On 2 November 1755 the Queen-Empress was in labour all day with her fifteenth child. Since the experience of childbirth was no novelty, and since Maria Teresa, Queen of Hungary by inheritance, Empress of the Holy Roman Empire by marriage, hated to waste time, she also laboured in another way at her papers. For the responsibilities of government were not to be lightly cast aside; in her own words: "My subjects are my first children." Finally, at about half past eight in the evening in her apartments at the Hofburg Palace in Vienna, Maria Teresa gave birth. It was a girl. Or, as the Court Chamberlain, Count Khevenhuller, described the event in his diary: "Her Majesty has been happily delivered of a small, but completely healthy Archduchess." As soon as was practical, Maria Teresa returned to work, signing ...

Please be aware that this discussion guide may contain spoilers!
  1. How important was Marie Antoinette’s childhood in Austria–historical enemy of France–in influencing her career? Would it ever have been possible for an Austrian princess to have a satisfactory life in France?

  2. Was Marie Antoinette’s relationship with her mother, the Empress Maria Teresa, a damaging or a supportive element of her life?

  3. Marie Antoinette’s marriage to the Dauphin, later Louis XVI, remained unconsummated for seven and a half years. What effect did this have on her character–and her relationship with her husband?

  4. Were the accusations of extravagance and frivolity leveled against ...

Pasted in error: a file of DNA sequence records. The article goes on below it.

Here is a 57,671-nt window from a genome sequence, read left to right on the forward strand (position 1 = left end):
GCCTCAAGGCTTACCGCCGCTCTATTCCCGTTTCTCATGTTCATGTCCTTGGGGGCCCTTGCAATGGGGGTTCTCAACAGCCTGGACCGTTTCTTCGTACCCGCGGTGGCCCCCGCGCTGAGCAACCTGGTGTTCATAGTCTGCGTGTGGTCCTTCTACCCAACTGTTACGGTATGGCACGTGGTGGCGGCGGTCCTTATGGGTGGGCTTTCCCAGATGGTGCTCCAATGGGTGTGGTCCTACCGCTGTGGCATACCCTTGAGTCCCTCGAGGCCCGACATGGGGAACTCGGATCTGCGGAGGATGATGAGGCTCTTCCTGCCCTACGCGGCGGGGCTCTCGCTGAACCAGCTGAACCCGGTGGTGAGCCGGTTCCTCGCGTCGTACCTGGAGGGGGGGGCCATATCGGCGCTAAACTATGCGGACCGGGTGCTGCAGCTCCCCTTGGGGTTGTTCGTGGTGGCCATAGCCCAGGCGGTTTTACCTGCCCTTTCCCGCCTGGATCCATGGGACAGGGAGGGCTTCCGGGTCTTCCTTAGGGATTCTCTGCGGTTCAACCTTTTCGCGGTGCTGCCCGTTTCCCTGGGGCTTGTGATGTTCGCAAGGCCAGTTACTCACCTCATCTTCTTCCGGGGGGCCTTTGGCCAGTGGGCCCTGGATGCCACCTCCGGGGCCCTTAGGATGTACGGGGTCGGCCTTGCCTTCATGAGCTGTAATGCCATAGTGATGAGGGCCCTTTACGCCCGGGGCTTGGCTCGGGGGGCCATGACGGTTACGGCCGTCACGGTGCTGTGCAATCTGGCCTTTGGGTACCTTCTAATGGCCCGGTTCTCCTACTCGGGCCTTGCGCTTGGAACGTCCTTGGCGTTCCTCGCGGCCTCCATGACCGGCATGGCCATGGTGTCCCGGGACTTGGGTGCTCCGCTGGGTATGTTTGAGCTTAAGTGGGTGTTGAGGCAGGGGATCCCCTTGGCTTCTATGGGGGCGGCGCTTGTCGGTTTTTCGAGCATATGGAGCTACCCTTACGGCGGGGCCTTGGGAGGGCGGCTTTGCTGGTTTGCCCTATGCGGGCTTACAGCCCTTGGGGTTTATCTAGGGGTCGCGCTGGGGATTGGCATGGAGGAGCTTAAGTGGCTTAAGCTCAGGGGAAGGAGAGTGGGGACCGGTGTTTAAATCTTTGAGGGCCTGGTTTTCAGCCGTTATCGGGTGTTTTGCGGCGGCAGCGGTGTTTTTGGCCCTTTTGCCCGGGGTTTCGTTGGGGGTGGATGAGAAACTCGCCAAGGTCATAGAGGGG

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Reviews

Media Reviews
Publishers Weekly

Fraser's sizable new portrait avoids the saccharine romance of Evelyne Lever's recent Marie Antoinette, balancing empathy for the pleasure-loving queen with an awareness of the inequalities that fed revolution after all, Marie herself was fully conscious of them.

Booklist

Did Marie Antoinette, the notorious and ill-fated queen of France, actually respond to the peasants' clamor for bread with, Let them eat cake? Such myths and fallacies associated with the consort of the guillotined Louis XVI are cleared up in this vivid, well-rounded biography by the popular British author.

Library Journal

A well-researched biography that may cause one to rethink the role in which history has cast Marie Antoinette, this complements but doesn't replace Evelyne Lever's slightly less sympathetic Marie Antoinette The Last Queen of France.

Reader Reviews
Katie

Truth Unfolds
I really loved this book. It proved how wrong people can be sometimes and how history can really mess things up. The book showed Marie Antoinette as she really was and told nothing but the truth. I believe every word it says and feel that history has...   Read More

Laura Elizabeth

Antonia Fraser's book on Marie Antoinette will not be listed as one of her better works. Ms. Fraser is so obviously, painfully, an Antoinette devotee. There is little to no historical objectivity in this book and there are factual errors.

I am ...   Read More